Here is a recap of some of the work from last weeks live stream.
This week is a step away from the usual. I wanted to promote my Twitch live stream channel, with images that were produced during last week’s livestream sessions. These are just the images that are in a more completed state. There were about four or five other paintings that are just finished with their rough stage. So there is quite a bit of production that happens during the live stream. I took some of the footage from the livestream and sped up it up to make them watchable in a short amount of time.
I hope you all enjoy and if you are interested in watching some of the live stream follow me on twitter to get the announcements of when I go live. You can find my channel at http://www.twitch.tv/jdscribbles
The first ten minutes of the video is the idea stage of a painting and is by far my favoriete part of the process. All the rest is clean up. This took quite a while as most clean jobs do, but it took a little longer since I was interacting with people watching by explaining some important things.
The Monument Rocks
The rest are rough sketches but convey the idea good enough to show.
This last one was a 30 minute speed paint for a spit paint group on Facebook. It was called crazy cowboy, but the cowboy did’t work because of how I painted the image. But I liked everything else about it.
I remember the day I realized digital art was a thing. I was deep into one of my drawing spells, frustrated with how things looked on the paper. I just couldn’t get what was in my head on to the paper. So I did what so many of us do, and went to the Google’s. Google! “How do I draw better?” I came across people drawing things directly in Photoshop. What was this sorcery, and how do I take part in it? Surely this is my answer to be instantly better at art. My brain and all the power of Photoshop…it will be instant improvement. Right?
That was eight years ago, and I was still in the middle of trying to get my degree in business management. Clearly, I had all the intention in the world of using that degree. At any rate, when I finally got my hands on a Wacom Intuos 4, I was sure the answer to all my lack of art powers had arrived. I unwrapped that bad boy, downloaded the drivers and I was in it to win it. Fast forward 10 minutes later. F*** this! How the hell am I supposed to draw when I can’t see my hand? Thus began the cycle of starting, getting extremely frustrated, then stopping, then starting, etc.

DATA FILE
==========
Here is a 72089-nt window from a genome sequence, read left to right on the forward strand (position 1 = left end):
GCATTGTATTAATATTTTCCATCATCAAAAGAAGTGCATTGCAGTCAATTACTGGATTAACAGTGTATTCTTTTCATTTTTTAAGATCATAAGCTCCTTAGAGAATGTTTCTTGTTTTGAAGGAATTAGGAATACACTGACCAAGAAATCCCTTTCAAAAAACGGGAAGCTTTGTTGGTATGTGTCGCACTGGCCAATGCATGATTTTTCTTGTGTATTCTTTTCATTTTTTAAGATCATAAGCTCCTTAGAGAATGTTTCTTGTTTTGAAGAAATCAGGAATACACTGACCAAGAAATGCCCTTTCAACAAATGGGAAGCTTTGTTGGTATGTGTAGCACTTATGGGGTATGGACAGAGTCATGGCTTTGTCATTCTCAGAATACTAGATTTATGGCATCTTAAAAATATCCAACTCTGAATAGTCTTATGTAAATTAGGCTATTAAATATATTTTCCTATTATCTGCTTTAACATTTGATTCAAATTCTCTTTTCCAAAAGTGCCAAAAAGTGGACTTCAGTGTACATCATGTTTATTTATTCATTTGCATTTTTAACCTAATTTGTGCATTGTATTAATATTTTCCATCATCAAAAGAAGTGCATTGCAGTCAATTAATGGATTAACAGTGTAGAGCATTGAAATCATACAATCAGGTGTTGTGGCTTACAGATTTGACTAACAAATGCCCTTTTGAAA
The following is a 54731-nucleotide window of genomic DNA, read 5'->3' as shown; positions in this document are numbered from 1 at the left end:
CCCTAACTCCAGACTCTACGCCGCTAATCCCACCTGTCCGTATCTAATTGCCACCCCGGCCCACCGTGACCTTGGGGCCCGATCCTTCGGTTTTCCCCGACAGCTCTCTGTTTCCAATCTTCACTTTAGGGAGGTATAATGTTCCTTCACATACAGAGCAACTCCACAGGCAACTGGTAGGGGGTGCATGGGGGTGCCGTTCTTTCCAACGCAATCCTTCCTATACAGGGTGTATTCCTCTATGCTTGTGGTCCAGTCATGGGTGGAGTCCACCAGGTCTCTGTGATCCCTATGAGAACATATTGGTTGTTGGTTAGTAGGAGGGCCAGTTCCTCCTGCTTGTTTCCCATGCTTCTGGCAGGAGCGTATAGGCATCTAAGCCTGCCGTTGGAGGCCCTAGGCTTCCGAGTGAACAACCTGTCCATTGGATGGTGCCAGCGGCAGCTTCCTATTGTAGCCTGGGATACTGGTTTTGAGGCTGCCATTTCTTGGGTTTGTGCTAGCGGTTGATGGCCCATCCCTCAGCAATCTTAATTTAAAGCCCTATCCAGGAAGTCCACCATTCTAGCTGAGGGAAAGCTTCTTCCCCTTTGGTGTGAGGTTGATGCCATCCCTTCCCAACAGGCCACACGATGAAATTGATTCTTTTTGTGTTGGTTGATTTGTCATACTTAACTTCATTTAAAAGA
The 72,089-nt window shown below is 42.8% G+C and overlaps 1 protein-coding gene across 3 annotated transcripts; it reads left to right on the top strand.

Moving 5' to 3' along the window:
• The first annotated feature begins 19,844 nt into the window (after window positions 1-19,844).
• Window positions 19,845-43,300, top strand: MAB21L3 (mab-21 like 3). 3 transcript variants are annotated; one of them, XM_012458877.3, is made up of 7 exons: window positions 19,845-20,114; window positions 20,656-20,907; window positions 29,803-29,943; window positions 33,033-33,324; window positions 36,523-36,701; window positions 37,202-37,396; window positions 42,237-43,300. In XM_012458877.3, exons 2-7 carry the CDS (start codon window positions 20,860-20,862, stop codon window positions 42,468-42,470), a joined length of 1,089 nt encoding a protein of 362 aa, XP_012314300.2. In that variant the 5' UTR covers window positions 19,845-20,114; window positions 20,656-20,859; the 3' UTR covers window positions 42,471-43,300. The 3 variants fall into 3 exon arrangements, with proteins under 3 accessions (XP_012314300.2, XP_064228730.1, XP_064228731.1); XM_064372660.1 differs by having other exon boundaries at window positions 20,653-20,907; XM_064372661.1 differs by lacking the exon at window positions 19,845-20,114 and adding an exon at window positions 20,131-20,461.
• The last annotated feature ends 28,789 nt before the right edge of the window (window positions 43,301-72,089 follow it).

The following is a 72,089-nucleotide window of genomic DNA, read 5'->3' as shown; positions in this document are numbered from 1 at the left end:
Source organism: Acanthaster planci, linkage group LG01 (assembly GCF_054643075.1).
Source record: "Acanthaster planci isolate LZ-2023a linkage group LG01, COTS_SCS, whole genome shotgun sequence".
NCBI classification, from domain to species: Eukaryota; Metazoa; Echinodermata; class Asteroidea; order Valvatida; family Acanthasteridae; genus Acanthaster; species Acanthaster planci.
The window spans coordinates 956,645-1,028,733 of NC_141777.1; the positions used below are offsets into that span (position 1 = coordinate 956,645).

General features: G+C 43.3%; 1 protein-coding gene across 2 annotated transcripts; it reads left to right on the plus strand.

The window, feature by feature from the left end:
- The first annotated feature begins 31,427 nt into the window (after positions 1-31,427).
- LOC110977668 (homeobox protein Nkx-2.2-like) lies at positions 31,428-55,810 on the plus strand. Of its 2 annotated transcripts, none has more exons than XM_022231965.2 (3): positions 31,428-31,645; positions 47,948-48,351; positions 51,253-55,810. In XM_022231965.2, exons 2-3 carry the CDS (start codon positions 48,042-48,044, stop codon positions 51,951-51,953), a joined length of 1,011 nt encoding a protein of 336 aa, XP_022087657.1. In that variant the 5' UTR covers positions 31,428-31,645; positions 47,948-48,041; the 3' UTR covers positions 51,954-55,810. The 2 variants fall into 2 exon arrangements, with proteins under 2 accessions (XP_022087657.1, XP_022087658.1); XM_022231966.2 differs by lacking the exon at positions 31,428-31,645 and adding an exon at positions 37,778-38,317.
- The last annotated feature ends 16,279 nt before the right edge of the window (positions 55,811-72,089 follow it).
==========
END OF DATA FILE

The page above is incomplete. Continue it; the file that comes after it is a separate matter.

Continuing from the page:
I never really did get a handle on using a tablet. I can use one now if I need to, and accomplish the same things, but I still hate the disassociation of not being able to see my hand while I draw or paint. It is just the way I am.
The truth is, having access to powerful tools such as Photoshop, Painter, or Sai don’t make us better at anything. The ugly truth is, we may even take a step backwards. It’s like in the Disney movie Aladdin, Jafar wished he was the most powerful genie in the Universe. He got what he wanted. All the power in the universe that he didn’t understand, and then was confined to a tiny lamp.
After I got my tablet and attempted to use Photoshop, it freaked me out, and I became Jafar trapped in a lamp. The surface of the tablet was too smooth and the way the brush moved on the screen was too hard to control. My brain had really nothing to reference how to get better at this sorcery. So I turned to Illustrator and the pen tool.
At the time, it felt like a cop out, but now I realize it helped me with my confidence in using the tablet. The pen tool allowed me to place lines exactly where I wanted them while I was practicing with the tablet. Sure, the mouse is much faster with the pen tool, but I had a fancy new tablet that needed to be used. The reason I realize this is valuable now is because I was improving my hand-eye coordination with my tablet by doing something that I was already confident doing.
How many of you have a similar story or are still struggling with this issue? The reason for this story is to smash away the preconceived notions that we have when it comes to art. The truth about improvement is that you are going to follow your own path of discovery and there are a million things I can share with you about becoming a better artist, but if you aren’t ready to hear it, it won’t matter.
What brush are you using? What program is she using? I tried that brush and it didn’t do that for me. How do I get better at art? How do I get better at drawing? is coming to town. She is going to share all her secrets to success. Are you doing dude? Did you see that new tutorial? I totally get it now. Nope.